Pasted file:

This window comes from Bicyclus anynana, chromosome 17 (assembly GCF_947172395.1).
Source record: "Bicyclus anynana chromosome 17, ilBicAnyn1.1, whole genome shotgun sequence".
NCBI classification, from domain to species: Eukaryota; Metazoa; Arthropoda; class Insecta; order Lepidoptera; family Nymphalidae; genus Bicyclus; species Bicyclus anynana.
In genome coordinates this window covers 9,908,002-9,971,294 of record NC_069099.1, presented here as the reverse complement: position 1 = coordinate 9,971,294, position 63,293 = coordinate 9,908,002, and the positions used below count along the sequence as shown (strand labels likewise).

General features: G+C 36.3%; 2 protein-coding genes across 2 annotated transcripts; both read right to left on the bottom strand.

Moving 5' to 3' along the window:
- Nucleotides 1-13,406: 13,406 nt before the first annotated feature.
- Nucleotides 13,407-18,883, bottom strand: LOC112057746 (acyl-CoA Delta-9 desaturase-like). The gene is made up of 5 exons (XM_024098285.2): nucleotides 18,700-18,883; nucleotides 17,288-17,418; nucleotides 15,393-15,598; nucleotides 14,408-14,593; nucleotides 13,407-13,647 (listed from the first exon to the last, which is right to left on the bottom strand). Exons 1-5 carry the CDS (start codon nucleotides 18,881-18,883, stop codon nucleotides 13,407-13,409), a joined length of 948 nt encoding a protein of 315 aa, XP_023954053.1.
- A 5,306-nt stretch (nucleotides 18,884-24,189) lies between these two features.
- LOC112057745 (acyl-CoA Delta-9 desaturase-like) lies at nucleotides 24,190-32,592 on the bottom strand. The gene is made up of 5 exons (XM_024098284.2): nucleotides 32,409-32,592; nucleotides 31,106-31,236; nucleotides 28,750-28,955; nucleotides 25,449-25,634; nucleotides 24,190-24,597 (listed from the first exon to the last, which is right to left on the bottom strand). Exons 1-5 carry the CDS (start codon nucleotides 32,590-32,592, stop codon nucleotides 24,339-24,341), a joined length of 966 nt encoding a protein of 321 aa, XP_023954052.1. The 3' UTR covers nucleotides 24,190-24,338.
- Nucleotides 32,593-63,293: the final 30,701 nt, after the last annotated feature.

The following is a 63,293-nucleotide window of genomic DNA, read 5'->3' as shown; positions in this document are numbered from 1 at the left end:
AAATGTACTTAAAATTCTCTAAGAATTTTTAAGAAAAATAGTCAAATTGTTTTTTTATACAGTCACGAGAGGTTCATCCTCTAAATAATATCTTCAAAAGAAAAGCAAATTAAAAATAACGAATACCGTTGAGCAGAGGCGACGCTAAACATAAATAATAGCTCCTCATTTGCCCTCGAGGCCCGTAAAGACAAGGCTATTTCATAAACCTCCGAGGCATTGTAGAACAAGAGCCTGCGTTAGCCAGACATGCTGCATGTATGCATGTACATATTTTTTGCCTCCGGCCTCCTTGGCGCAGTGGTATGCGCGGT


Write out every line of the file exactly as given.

This window comes from Bicyclus anynana, chromosome 17 (assembly GCF_947172395.1).
Source record: "Bicyclus anynana chromosome 17, ilBicAnyn1.1, whole genome shotgun sequence".
NCBI classification, from domain to species: Eukaryota; Metazoa; Arthropoda; class Insecta; order Lepidoptera; family Nymphalidae; genus Bicyclus; species Bicyclus anynana.
In genome coordinates this window covers 9,908,002-9,971,294 of record NC_069099.1, presented here as the reverse complement: position 1 = coordinate 9,971,294, position 63,293 = coordinate 9,908,002, and the positions used below count along the sequence as shown (strand labels likewise).

General features: G+C 36.3%; 2 protein-coding genes across 2 annotated transcripts; both read right to left on the bottom strand.

Moving 5' to 3' along the window:
- Nucleotides 1-13,406: 13,406 nt before the first annotated feature.
- Nucleotides 13,407-18,883, bottom strand: LOC112057746 (acyl-CoA Delta-9 desaturase-like). The gene is made up of 5 exons (XM_024098285.2): nucleotides 18,700-18,883; nucleotides 17,288-17,418; nucleotides 15,393-15,598; nucleotides 14,408-14,593; nucleotides 13,407-13,647 (listed from the first exon to the last, which is right to left on the bottom strand). Exons 1-5 carry the CDS (start codon nucleotides 18,881-18,883, stop codon nucleotides 13,407-13,409), a joined length of 948 nt encoding a protein of 315 aa, XP_023954053.1.
- A 5,306-nt stretch (nucleotides 18,884-24,189) lies between these two features.
- LOC112057745 (acyl-CoA Delta-9 desaturase-like) lies at nucleotides 24,190-32,592 on the bottom strand. The gene is made up of 5 exons (XM_024098284.2): nucleotides 32,409-32,592; nucleotides 31,106-31,236; nucleotides 28,750-28,955; nucleotides 25,449-25,634; nucleotides 24,190-24,597 (listed from the first exon to the last, which is right to left on the bottom strand). Exons 1-5 carry the CDS (start codon nucleotides 32,590-32,592, stop codon nucleotides 24,339-24,341), a joined length of 966 nt encoding a protein of 321 aa, XP_023954052.1. The 3' UTR covers nucleotides 24,190-24,338.
- Nucleotides 32,593-63,293: the final 30,701 nt, after the last annotated feature.

The following is a 63,293-nucleotide window of genomic DNA, read 5'->3' as shown; positions in this document are numbered from 1 at the left end:
AAATGTACTTAAAATTCTCTAAGAATTTTTAAGAAAAATAGTCAAATTGTTTTTTTATACAGTCACGAGAGGTTCATCCTCTAAATAATATCTTCAAAAGAAAAGCAAATTAAAAATAACGAATACCGTTGAGCAGAGGCGACGCTAAACATAAATAATAGCTCCTCATTTGCCCTCGAGGCCCGTAAAGACAAGGCTATTTCATAAACCTCCGAGGCATTGTAGAACAAGAGCCTGCGTTAGCCAGACATGCTGCATGTATGCATGTACATATTTTTTGCCTCCGGCCTCCTTGGCGCAGTGGTATGCGCGGT